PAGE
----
|Title||Conditions for effective coproduction in community-led disaster risk management|
|Publication Type||Journal Article|
|Year of Publication||2018|
|Keywords||accountability, community initiatives, community-based disaster risk management (CBDRM), Coproduction, interactive governance., leadership|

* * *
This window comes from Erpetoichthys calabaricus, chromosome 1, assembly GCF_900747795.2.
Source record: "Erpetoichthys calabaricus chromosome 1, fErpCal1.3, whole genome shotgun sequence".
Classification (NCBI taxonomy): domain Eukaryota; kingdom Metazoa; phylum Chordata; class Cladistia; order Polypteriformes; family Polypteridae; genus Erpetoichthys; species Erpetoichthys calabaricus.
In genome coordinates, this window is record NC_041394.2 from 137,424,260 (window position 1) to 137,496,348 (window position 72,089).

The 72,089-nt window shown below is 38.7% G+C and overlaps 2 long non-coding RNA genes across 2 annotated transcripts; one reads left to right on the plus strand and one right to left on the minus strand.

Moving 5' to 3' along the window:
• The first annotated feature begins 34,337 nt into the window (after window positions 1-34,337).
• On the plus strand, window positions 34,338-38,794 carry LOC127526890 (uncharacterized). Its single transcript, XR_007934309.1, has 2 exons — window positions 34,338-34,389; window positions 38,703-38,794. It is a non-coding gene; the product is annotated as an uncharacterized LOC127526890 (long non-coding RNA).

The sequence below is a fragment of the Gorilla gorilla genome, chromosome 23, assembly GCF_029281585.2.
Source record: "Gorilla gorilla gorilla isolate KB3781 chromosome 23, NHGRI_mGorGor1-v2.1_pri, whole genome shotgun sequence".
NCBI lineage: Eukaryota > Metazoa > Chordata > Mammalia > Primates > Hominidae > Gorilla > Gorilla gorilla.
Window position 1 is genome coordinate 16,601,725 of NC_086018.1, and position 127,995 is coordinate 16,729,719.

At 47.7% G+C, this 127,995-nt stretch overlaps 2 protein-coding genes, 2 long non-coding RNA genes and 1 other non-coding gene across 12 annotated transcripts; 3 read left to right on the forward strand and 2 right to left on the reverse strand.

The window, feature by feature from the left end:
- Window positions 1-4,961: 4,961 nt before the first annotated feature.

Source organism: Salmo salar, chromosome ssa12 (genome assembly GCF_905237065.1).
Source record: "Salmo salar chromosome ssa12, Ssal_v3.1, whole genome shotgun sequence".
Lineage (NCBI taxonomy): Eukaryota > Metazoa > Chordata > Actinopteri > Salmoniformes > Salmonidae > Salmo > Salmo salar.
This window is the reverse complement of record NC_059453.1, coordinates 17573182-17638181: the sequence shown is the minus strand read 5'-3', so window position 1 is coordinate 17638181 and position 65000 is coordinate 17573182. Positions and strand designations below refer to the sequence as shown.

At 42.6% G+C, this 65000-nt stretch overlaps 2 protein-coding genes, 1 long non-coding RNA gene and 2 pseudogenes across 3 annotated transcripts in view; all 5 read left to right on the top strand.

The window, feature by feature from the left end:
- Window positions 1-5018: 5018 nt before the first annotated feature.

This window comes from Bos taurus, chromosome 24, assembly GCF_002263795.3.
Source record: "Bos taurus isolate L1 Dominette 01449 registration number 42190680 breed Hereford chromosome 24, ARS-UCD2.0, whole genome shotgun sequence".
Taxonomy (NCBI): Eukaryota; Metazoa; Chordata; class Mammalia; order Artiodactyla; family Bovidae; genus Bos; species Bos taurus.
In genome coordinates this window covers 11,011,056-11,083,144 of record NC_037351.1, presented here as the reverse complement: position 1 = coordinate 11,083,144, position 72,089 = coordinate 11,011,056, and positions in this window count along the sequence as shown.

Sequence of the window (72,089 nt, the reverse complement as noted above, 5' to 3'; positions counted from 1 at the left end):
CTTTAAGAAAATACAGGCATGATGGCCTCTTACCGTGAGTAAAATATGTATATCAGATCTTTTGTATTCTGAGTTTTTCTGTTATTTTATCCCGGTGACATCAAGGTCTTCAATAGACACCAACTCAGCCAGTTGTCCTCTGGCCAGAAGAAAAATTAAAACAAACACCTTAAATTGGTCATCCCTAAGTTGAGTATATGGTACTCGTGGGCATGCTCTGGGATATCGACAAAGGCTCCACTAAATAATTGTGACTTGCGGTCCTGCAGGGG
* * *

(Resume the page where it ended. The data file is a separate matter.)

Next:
This paper reports on a case study of collective coproduction in an Australian community-based disaster risk management (CBDRM) project called ‘Be Ready Warrandyte’. The first goal of the case study was to understand what interactions and power-sharing between citizens and government ‘looked and felt like’ in a significant example of community-led CBDRM in an Australian context. Its second, broader goal was to test the extent to which foundational coproduction theory, specifically four conditions proposed by Elinor Ostrom for enabling coproduction that is more effective than either government or citizen production alone, can explain the citizen-government interactions, roles and contributions that enable successful community-led CBDRM. The study confirms that each of the four conditions – complementarity, authority, incentives and credible commitment – also apply to community-led as well as government-led initiatives. It reinforces the central importance of complementarity for avoiding off-loading of risk, responsibility and cost to citizens from government, while also suggesting that specific sources of internal and external authority, incentives, and credible commitment are especially important when coproduction is community-led. It identifies leadership and its impacts on government-citizen relationships and power-sharing in coproduction as an important area that needs further research.